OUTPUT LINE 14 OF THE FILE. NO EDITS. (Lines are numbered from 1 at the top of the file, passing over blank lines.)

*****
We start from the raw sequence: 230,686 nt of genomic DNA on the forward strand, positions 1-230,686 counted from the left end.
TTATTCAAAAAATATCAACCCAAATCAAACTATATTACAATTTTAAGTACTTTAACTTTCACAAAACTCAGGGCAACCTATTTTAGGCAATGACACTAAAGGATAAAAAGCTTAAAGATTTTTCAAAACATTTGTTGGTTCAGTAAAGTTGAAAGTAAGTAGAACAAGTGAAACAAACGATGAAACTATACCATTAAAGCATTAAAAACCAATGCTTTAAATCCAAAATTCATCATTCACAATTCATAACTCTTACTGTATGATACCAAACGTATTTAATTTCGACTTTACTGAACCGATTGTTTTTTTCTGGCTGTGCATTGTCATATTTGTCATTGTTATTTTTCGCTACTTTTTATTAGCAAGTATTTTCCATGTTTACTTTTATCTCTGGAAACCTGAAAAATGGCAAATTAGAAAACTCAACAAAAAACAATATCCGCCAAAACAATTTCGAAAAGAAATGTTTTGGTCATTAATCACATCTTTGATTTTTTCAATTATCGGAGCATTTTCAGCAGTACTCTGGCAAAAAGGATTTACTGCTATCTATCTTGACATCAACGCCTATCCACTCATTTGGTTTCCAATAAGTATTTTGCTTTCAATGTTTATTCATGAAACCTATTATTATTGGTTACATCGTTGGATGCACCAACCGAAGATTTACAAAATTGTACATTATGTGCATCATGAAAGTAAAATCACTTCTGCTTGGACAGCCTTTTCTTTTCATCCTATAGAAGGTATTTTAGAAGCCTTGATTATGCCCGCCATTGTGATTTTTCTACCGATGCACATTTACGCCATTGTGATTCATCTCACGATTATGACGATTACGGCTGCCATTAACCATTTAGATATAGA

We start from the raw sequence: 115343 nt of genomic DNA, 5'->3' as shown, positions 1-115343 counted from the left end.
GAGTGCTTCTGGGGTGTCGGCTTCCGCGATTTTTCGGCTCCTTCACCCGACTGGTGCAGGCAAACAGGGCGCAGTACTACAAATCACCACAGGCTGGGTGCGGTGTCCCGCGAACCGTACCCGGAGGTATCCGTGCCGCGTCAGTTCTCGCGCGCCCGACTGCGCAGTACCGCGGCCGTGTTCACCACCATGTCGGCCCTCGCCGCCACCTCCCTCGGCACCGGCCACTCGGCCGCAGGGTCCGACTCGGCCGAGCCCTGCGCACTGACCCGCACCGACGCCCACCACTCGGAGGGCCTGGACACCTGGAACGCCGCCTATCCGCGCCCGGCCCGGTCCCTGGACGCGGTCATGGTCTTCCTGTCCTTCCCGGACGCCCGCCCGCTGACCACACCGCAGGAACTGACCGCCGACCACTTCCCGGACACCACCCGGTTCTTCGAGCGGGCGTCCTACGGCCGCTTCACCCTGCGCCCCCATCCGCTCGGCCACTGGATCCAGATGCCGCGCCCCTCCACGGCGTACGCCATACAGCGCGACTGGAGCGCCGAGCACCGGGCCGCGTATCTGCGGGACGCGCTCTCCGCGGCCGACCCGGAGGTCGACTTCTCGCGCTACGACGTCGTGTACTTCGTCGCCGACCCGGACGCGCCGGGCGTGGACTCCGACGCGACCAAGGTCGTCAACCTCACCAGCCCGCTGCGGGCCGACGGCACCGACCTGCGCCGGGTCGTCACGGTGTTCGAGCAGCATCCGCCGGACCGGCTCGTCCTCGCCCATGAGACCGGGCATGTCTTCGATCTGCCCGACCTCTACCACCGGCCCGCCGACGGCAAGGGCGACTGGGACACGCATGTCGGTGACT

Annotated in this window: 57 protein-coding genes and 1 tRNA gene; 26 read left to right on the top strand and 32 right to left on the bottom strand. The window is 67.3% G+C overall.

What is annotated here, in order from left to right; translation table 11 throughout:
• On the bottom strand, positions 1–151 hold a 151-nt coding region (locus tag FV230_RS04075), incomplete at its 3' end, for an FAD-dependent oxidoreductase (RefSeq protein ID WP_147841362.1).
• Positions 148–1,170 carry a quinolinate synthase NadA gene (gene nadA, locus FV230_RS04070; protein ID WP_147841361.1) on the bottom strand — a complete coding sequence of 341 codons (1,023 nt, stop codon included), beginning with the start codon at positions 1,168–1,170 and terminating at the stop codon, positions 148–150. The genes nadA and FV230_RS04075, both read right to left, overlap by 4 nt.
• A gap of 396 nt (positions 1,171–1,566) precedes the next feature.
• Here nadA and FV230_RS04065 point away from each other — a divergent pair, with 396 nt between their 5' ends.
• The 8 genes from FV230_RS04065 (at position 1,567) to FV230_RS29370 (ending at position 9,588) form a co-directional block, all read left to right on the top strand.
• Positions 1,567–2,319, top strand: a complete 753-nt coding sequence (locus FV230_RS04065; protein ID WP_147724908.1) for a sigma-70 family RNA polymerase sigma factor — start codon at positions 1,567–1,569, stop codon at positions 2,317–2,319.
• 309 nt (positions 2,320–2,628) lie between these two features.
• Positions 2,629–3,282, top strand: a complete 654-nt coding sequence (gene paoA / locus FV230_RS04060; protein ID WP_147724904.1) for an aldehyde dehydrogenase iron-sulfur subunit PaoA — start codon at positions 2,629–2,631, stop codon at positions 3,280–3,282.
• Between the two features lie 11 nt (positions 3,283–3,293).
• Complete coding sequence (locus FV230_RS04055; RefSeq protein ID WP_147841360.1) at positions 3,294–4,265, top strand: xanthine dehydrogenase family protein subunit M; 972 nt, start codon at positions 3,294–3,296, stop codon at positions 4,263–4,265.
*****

• Positions 2,629–3,282, top strand: a complete 654-nt coding sequence (gene paoA / locus FV230_RS04060; protein ID WP_147724904.1) for an aldehyde dehydrogenase iron-sulfur subunit PaoA — start codon at positions 2,629–2,631, stop codon at positions 3,280–3,282.